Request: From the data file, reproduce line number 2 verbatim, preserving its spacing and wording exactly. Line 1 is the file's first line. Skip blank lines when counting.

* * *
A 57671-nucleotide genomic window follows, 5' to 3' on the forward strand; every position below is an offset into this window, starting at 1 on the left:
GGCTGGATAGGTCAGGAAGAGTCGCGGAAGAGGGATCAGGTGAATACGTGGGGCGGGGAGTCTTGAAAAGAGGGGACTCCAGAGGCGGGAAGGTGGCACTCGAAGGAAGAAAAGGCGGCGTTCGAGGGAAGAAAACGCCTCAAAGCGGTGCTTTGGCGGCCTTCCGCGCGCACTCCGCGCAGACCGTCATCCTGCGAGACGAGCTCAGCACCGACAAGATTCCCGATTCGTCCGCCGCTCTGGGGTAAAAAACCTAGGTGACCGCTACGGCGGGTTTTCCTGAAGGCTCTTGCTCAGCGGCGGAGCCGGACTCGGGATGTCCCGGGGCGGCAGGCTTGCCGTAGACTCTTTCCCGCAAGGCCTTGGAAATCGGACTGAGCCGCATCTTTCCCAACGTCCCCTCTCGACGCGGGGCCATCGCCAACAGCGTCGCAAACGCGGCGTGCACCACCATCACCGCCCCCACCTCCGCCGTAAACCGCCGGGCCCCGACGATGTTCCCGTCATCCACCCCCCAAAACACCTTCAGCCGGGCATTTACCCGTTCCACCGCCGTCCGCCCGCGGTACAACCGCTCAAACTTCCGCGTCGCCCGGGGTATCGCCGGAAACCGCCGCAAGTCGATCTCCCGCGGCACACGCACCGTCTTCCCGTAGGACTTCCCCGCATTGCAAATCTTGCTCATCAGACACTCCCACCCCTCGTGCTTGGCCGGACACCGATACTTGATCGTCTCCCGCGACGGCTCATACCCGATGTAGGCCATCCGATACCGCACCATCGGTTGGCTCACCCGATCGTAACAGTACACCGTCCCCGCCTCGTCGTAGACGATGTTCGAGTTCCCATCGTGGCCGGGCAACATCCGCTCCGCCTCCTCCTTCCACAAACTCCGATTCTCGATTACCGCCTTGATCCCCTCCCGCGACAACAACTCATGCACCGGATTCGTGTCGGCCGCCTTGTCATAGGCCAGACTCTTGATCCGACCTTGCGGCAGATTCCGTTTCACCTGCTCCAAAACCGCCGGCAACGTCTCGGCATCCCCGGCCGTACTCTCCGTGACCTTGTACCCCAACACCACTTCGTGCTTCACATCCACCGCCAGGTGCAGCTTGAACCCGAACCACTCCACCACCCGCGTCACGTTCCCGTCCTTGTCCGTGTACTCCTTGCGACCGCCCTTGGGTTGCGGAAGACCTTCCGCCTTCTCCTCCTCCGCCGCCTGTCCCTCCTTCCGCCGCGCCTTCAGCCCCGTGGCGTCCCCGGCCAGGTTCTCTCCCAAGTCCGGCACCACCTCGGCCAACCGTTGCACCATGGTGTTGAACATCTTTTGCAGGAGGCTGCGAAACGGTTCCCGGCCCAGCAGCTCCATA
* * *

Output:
GGCTGGATAGGTCAGGAAGAGTCGCGGAAGAGGGATCAGGTGAATACGTGGGGCGGGGAGTCTTGAAAAGAGGGGACTCCAGAGGCGGGAAGGTGGCACTCGAAGGAAGAAAAGGCGGCGTTCGAGGGAAGAAAACGCCTCAAAGCGGTGCTTTGGCGGCCTTCCGCGCGCACTCCGCGCAGACCGTCATCCTGCGAGACGAGCTCAGCACCGACAAGATTCCCGATTCGTCCGCCGCTCTGGGGTAAAAAACCTAGGTGACCGCTACGGCGGGTTTTCCTGAAGGCTCTTGCTCAGCGGCGGAGCCGGACTCGGGATGTCCCGGGGCGGCAGGCTTGCCGTAGACTCTTTCCCGCAAGGCCTTGGAAATCGGACTGAGCCGCATCTTTCCCAACGTCCCCTCTCGACGCGGGGCCATCGCCAACAGCGTCGCAAACGCGGCGTGCACCACCATCACCGCCCCCACCTCCGCCGTAAACCGCCGGGCCCCGACGATGTTCCCGTCATCCACCCCCCAAAACACCTTCAGCCGGGCATTTACCCGTTCCACCGCCGTCCGCCCGCGGTACAACCGCTCAAACTTCCGCGTCGCCCGGGGTATCGCCGGAAACCGCCGCAAGTCGATCTCCCGCGGCACACGCACCGTCTTCCCGTAGGACTTCCCCGCATTGCAAATCTTGCTCATCAGACACTCCCACCCCTCGTGCTTGGCCGGACACCGATACTTGATCGTCTCCCGCGACGGCTCATACCCGATGTAGGCCATCCGATACCGCACCATCGGTTGGCTCACCCGATCGTAACAGTACACCGTCCCCGCCTCGTCGTAGACGATGTTCGAGTTCCCATCGTGGCCGGGCAACATCCGCTCCGCCTCCTCCTTCCACAAACTCCGATTCTCGATTACCGCCTTGATCCCCTCCCGCGACAACAACTCATGCACCGGATTCGTGTCGGCCGCCTTGTCATAGGCCAGACTCTTGATCCGACCTTGCGGCAGATTCCGTTTCACCTGCTCCAAAACCGCCGGCAACGTCTCGGCATCCCCGGCCGTACTCTCCGTGACCTTGTACCCCAACACCACTTCGTGCTTCACATCCACCGCCAGGTGCAGCTTGAACCCGAACCACTCCACCACCCGCGTCACGTTCCCGTCCTTGTCCGTGTACTCCTTGCGACCGCCCTTGGGTTGCGGAAGACCTTCCGCCTTCTCCTCCTCCGCCGCCTGTCCCTCCTTCCGCCGCGCCTTCAGCCCCGTGGCGTCCCCGGCCAGGTTCTCTCCCAAGTCCGGCACCACCTCGGCCAACCGTTGCACCATGGTGTTGAACATCTTTTGCAGGAGGCTGCGAAACGGTTCCCGGCCCAGCAGCTCCATA